The Upper Tribunal (UT) has decided that an operator of gyms made a supply for VAT purposes when it recovered late paid fees from members who had stopped paying those fees monthly, even though the taxpayer denied those members gym access until they had paid all arrears. Therefore, the UT allowed HMRC’s appeal against the First tier Tribunal’s decision that the late paid fees were non-vatable compensation and the taxpayer could not claim repayment of overpaid output tax on those recovered fees.

The UT decided that the monthly payments were consideration for the taxpayer’s supply of the right to enter the gyms and use their facilities and services for a minimum period, rather than consideration for the actual use of the facilities. This was so whether they were paid monthly (on time or late) or as a lump sum in advance. It was clear from the membership contract that the fee was payable for the duration of the minimum period, regardless of actual use.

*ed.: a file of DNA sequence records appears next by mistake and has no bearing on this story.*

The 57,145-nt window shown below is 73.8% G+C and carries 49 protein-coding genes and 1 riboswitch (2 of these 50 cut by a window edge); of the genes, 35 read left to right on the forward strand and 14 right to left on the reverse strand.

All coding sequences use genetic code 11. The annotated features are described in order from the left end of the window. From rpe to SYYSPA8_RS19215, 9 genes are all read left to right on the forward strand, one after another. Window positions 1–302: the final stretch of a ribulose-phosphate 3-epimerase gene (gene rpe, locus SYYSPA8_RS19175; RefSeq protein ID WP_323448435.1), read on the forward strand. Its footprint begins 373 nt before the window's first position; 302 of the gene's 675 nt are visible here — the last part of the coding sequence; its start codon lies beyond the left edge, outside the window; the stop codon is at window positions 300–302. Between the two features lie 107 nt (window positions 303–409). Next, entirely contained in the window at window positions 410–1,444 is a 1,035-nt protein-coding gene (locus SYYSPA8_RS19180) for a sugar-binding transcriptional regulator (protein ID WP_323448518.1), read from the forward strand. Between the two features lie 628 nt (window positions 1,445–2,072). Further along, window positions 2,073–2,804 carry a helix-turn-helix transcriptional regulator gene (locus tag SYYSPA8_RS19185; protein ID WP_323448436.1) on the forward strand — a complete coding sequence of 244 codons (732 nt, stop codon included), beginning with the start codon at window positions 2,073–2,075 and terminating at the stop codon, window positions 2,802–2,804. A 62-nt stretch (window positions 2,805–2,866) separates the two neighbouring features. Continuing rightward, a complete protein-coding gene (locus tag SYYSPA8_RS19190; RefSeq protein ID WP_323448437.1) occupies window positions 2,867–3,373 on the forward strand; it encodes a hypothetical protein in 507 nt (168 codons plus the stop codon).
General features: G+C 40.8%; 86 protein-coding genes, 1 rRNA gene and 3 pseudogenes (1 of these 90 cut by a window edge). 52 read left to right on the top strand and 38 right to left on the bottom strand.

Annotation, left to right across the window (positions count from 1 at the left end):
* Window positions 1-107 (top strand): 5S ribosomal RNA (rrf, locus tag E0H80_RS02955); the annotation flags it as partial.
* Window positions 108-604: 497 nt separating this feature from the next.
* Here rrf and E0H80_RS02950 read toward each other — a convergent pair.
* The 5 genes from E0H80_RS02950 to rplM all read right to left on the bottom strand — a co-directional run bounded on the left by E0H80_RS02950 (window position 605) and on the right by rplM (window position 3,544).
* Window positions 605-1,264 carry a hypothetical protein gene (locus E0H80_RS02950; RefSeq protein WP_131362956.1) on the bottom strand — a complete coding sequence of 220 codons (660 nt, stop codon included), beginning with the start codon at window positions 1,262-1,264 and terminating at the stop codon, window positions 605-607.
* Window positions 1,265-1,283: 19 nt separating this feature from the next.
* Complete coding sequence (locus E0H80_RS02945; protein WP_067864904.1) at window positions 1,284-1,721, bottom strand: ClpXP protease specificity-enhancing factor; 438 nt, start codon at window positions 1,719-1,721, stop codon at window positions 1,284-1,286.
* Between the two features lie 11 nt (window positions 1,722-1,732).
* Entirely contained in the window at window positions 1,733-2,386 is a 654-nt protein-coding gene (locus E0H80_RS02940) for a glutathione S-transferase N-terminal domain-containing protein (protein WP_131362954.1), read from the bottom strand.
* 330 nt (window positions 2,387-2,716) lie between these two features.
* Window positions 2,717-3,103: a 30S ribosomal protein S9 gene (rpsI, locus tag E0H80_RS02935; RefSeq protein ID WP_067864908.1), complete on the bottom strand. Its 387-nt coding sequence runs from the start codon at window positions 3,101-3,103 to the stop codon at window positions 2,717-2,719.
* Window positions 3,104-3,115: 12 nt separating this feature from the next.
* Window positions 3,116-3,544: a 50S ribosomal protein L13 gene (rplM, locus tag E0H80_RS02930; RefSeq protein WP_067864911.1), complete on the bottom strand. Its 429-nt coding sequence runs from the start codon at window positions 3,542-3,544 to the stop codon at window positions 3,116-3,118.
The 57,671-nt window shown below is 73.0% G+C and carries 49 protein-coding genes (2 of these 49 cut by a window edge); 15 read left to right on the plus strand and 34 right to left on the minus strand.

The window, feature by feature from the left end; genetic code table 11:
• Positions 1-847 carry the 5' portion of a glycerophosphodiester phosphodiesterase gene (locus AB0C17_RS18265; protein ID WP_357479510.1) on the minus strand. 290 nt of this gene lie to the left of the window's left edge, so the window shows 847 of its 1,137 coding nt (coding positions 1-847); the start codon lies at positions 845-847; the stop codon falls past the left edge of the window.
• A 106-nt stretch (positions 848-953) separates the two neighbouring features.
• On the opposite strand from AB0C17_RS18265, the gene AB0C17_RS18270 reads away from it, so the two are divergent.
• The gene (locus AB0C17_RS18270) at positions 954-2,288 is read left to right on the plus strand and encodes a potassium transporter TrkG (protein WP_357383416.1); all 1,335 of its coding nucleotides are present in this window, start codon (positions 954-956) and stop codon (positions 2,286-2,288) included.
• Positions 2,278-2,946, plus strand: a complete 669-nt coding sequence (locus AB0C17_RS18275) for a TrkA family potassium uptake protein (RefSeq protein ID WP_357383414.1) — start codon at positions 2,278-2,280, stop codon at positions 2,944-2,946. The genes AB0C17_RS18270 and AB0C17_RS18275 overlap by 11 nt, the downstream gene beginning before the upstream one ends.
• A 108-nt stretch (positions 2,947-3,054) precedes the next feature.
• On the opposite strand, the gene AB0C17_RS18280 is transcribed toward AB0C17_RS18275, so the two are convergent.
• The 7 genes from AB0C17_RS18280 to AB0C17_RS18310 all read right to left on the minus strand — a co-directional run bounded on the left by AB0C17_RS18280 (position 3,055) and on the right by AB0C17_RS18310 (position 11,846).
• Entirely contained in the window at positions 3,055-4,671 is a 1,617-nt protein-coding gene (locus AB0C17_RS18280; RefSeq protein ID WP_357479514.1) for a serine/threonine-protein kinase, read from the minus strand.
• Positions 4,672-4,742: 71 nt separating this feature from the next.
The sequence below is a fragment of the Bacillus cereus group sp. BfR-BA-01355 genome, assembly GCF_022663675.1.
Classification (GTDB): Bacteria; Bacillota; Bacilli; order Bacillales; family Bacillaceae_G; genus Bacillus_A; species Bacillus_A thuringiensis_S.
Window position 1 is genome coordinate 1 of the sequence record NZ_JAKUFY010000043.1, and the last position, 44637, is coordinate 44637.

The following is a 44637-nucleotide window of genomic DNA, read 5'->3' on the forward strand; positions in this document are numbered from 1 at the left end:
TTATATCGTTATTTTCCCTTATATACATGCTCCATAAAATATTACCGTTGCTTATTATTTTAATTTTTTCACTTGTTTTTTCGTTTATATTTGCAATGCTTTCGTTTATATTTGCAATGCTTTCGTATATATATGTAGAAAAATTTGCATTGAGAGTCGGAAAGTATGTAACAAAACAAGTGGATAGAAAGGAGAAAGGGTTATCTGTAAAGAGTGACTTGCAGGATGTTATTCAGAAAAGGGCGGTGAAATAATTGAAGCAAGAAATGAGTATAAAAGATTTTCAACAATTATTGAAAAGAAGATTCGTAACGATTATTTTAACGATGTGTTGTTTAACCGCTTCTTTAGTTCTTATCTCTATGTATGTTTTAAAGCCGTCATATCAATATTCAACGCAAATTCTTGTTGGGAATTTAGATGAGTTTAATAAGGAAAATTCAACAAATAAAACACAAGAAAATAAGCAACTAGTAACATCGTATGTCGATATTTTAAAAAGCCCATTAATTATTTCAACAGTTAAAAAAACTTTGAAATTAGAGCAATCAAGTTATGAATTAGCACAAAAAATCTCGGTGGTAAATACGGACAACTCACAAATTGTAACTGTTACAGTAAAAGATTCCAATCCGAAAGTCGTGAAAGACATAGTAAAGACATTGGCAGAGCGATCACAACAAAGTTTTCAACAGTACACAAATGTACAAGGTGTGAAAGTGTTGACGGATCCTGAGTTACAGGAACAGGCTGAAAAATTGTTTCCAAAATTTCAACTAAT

The UT also concluded that the taxpayer’s denying access to the facilities if a member failed to make a monthly payment on time did not break the link between the payments and the services supplied during the months in which monthly fees were paid on time and access was allowed. The same analysis applied if the taxpayer recovered unpaid fees after the end of the minimum period, in which case, the payment was also late payment for services that had been supplied during that period.


The UT’s decision reflects the economic reality of the contract between the gym and its members and highlights the importance, when determining the VAT treatment of arrangements, of considering the reality of the situation and not just the strict contractual or legal position.

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